"...An elegant study of currents and of undercurrents in the travellers' separate accounts of their journey to the Western Islands. Reading this book, we realize better than before what Johnson and Boswell, separately and together, were so passionately in quest of...be grateful for the imaginative light [the book] throws on the mythic-seeming journey and on those mythic-seeming voyagers whose travels still haunt some of our waking dreams."The Albion
Life of Johnsonby James Boswell
Notoriously and self-confessedly intemperate, Boswell shared with Johnson a huge appetite for life and threw equal energy into recording its every aspect in minute but telling detail. This irrepressible Scotsman was 'always studying human nature and
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Poet, lexicographer, critic, moralist and Great Cham, Dr. Johnson had in his friend Boswell the ideal biograoher.
Notoriously and self-confessedly intemperate, Boswell shared with Johnson a huge appetite for life and threw equal energy into recording its every aspect in minute but telling detail. This irrepressible Scotsman was 'always studying human nature and making experiments', and the marvellously vivacious Journals he wrote daily furnished him with first-rate material when he came to write his biography.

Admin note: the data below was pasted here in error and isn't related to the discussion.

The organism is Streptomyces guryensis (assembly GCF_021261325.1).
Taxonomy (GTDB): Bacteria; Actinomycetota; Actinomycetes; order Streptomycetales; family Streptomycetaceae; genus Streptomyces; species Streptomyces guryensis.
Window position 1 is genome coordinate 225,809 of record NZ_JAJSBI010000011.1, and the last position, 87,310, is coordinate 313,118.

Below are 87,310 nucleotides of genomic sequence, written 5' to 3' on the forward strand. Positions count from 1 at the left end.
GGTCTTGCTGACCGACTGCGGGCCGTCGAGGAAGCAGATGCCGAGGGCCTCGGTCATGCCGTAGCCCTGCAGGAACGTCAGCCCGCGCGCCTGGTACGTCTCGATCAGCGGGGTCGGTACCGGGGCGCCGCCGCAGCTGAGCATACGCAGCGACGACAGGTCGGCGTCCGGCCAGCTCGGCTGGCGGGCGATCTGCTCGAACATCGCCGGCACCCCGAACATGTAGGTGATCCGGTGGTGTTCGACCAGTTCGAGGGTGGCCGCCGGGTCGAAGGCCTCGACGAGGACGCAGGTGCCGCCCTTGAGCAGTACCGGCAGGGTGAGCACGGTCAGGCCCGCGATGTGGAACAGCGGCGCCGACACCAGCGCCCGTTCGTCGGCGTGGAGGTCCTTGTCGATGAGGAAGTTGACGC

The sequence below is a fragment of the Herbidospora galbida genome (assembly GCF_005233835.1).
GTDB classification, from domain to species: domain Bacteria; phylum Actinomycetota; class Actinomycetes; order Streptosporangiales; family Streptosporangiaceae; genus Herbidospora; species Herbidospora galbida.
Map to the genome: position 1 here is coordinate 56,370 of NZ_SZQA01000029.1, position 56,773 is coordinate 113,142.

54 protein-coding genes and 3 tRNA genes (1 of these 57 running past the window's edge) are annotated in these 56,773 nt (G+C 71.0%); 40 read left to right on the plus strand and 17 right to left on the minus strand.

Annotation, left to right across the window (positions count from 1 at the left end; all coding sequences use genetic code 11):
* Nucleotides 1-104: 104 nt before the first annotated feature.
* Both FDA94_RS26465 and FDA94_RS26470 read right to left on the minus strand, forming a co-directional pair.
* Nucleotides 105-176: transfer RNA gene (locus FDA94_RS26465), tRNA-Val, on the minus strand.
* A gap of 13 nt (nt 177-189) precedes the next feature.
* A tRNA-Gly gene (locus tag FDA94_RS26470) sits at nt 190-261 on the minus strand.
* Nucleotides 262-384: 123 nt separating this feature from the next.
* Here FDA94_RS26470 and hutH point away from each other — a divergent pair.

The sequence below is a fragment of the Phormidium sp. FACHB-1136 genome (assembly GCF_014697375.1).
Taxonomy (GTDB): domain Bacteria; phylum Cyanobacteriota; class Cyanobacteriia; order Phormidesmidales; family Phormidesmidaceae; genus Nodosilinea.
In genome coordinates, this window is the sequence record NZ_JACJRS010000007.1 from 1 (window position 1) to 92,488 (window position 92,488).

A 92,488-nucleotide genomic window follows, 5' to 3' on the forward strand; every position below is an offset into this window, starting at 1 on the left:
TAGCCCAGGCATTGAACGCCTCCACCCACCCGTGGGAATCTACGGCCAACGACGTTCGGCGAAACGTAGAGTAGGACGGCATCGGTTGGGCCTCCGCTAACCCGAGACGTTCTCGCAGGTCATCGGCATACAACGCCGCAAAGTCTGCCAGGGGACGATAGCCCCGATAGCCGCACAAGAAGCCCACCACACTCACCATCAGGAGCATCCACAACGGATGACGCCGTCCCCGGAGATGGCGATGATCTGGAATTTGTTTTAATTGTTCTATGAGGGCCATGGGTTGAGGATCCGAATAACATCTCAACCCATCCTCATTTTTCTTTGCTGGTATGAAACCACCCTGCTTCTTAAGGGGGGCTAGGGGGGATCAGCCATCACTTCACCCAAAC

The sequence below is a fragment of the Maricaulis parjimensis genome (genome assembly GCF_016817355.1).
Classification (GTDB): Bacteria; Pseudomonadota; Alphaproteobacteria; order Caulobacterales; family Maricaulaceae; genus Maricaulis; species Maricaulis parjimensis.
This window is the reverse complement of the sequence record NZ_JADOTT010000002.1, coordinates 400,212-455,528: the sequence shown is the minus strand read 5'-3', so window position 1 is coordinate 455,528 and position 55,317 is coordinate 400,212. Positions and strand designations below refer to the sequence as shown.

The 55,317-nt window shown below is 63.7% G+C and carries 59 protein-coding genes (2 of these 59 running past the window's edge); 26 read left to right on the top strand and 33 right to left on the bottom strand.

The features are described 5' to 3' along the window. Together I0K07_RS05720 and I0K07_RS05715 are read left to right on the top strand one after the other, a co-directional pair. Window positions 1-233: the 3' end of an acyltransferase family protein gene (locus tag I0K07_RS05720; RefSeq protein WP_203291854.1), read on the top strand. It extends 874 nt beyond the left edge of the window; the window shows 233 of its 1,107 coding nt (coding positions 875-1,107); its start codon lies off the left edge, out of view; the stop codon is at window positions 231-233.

THe result is a masterpiece that brims over with wit, anecdote and originality. Hailed by Macaulay as the best biography ever written and by Carlyle as a book 'beyond any other product of the eighteenth century', The Life of Samuel Johnson today continues to enjoy its status as a classic of the language.
This shortened version is based on the 1799 edition, the last in which the author had a hand.
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Meet the Author
James Boswell, 9th Laird of Auchinleck (29 October 1740 - 19 May 1795) was a lawyer, diarist, and author born in Edinburgh, Scotland. He is best known for the biography he wrote of one of his contemporaries, the English literary figure Samuel Johnson, which the modern Johnsonian critic Harold Bloom has claimed is the greatest biography written in the English language.
Boswell's surname has passed into the English language as a term (Boswell, Boswellian, Boswellism) for a constant companion and observer, especially one who records those observations in print. In A Scandal in Bohemia, Sir Arthur Conan Doyle's character Sherlock Holmes affectionately says of Dr. Watson, who narrates the tales, "I am lost without my Boswell."
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